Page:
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Bell K., Igesund L., Kelly S., Parker M.
Learn to Tango with D
D is a strongly typed, natively compiled language, and Tango is one of its major companion libraries. The major intellectual forebear of D is clearly C++ (the language’s designer, Walter Bright, developed the first native C++ compiler, Zortech C++). However, D sheds many nowadays often irritating legacy C++ features. Gone is the preprocessor and the C data types that retain compatibility with programs written for the PDP-11 more than 30 years ago. D defines from scratch an intuitive set of basic data types derived for modern hardware architectures, and puts in order C’s postfix declarations, and the passing of variables to functions by defining in, out, and reference argument types. D also balances nicely Java’s compulsory overhead of subtyping polymorphism against the unattractiveness of the C++ virtual method declarations by using the “struct” keyword for defining objects that can’t be subclassed and reserving the “class” keyword for building class hierarchies with dynamic dispatch tables. Furthermore, D adopts innovations from other languages, like Java, C#, and Eiffel, by supporting modules, delegates, and invariants.
At times one is however left with the feeling of creeping featurism run wild. There is built-in support for associative arrays and unit tests, complex numbers, template metaprogramming, and the innovative concept of compile-time function evaluation. To this reviewer the selection of features to include in the language seems arbitrary. If one adds these features to a programming language, why stop there and not add support for XML constants, SQL statements, internationalization, matrices, or branch prediction annotations? There is also an unclear boundary between abstract concepts and implementation-related properties, like the distinction between (kernel implemented) threads and (language-supported) fibers. In general, D seems like a language that solves yesterday’s problems admirably well, but fails to address modern challenges, like increased memory latencies and multi-processor and distributed programming on the systems programming side, or web, end-user, and domain-specific programming on the application side.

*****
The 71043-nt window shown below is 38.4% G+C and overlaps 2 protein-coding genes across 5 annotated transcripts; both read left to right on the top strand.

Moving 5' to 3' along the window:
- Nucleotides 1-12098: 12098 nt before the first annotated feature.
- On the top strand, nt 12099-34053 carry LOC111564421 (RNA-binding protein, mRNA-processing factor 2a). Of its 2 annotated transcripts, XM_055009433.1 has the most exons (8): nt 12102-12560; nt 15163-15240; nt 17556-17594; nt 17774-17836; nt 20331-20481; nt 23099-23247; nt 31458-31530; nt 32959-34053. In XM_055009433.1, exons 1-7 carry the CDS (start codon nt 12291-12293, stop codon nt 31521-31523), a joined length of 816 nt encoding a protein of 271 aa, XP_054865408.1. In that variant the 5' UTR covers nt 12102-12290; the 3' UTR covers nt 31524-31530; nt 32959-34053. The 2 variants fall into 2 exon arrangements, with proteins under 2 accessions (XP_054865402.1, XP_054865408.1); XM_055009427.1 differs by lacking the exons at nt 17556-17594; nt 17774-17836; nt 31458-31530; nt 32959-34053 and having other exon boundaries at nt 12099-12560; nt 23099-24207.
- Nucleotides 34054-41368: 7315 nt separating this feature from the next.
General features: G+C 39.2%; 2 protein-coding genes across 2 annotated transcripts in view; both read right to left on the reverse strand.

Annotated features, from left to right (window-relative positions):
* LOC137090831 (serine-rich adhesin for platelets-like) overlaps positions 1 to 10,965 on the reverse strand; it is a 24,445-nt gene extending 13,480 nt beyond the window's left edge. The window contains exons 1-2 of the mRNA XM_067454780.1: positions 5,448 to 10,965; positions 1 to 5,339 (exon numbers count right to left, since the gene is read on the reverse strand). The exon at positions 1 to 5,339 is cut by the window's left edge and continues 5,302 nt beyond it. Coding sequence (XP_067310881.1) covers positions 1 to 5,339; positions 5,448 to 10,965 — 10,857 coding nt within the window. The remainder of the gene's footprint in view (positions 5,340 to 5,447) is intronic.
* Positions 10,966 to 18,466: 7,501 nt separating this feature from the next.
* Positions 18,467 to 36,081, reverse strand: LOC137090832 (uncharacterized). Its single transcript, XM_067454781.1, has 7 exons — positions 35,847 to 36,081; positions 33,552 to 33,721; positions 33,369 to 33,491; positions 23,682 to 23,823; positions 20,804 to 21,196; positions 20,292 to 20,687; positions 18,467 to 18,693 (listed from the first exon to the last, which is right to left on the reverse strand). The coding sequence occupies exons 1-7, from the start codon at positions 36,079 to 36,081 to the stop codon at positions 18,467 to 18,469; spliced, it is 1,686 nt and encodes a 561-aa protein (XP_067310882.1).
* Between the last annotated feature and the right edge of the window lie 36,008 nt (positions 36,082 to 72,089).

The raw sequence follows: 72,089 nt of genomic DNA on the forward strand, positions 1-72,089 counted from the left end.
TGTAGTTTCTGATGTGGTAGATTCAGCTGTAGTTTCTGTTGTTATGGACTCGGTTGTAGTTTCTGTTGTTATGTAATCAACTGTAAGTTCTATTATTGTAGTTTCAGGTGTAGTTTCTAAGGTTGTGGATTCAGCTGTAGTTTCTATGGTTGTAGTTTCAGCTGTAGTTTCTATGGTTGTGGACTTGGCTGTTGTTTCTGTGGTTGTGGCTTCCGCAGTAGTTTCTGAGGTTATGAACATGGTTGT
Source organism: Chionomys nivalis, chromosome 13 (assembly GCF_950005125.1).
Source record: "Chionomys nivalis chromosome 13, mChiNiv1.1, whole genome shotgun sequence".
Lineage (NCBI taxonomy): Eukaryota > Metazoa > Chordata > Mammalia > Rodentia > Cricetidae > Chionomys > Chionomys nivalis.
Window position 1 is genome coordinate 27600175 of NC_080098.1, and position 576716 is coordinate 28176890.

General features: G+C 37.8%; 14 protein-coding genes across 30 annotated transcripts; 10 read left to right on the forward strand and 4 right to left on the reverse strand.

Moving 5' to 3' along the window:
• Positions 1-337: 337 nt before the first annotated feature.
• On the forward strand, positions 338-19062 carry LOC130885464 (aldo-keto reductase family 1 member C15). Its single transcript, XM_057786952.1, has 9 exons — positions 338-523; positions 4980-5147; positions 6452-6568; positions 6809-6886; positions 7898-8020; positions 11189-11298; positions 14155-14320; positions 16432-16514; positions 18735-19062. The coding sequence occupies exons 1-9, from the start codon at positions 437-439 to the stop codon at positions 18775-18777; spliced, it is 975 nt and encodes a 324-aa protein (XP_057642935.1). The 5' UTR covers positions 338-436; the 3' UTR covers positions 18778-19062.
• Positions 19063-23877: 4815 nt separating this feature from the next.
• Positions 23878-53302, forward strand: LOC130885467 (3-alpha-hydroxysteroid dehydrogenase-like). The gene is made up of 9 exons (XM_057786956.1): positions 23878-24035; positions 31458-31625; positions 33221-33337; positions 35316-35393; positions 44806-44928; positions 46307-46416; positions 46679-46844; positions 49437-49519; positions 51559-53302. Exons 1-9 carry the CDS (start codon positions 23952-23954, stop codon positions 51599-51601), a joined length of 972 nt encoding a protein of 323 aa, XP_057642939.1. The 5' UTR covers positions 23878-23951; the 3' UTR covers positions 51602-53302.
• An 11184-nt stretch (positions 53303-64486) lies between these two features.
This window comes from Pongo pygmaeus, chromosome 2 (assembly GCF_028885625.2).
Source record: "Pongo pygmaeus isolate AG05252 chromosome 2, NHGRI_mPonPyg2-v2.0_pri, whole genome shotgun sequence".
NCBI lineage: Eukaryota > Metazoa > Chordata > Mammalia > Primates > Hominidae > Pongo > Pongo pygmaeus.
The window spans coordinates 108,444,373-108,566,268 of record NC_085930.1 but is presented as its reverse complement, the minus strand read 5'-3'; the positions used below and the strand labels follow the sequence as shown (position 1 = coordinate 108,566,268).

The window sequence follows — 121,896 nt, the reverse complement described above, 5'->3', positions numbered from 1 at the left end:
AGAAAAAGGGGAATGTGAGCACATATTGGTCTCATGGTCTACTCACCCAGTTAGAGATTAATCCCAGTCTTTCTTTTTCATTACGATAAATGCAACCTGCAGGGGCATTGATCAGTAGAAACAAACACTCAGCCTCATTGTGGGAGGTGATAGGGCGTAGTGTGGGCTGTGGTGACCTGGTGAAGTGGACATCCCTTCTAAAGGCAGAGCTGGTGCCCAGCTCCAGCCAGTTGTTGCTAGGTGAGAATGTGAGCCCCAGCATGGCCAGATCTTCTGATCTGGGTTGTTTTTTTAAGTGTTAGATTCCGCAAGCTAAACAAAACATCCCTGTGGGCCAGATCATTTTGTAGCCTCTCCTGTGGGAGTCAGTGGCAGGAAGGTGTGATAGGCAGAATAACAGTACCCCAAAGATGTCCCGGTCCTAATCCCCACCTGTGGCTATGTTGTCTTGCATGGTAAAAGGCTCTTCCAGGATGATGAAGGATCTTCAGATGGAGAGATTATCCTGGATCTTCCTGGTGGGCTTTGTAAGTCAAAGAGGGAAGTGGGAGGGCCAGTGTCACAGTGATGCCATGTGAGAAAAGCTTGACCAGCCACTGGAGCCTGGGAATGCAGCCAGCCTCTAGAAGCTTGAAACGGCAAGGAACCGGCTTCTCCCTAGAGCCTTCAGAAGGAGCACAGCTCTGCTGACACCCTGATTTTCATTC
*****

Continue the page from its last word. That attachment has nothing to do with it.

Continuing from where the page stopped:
“Learn to Tango with D” is clearly not a beginner’s guide but does a nice job in introducing the language and its library to programmers versed in C++, Java, and C#. Programmers who aren’t familiar with all these languages may find some of the descriptions slightly cryptic, as they assume knowledge of how these features function in another language. The writing is in general clear, though a chapter on the dry subject of procedural lifetime mysteriously appearing in the middle of the book in which the notion of delegates crops up without any prior introduction certainly seems out of place. Furthermore, the explanation of how the novel, interesting, and apparently useful “scope” statement works could be improved: currently the reader is left mystified on whether the statement’s scope is static or dynamic. In addition, the examples used throughout the book, although adequate for the purpose they serve, could be enhanced by being more useful and imaginative. Finally, the book lacks an index, an inexcusable omission in the age of electronic typesetting.
There is still space for a language better than D and for a book on D better than this one. In the meantime, both the language and the book are remarkable offerings.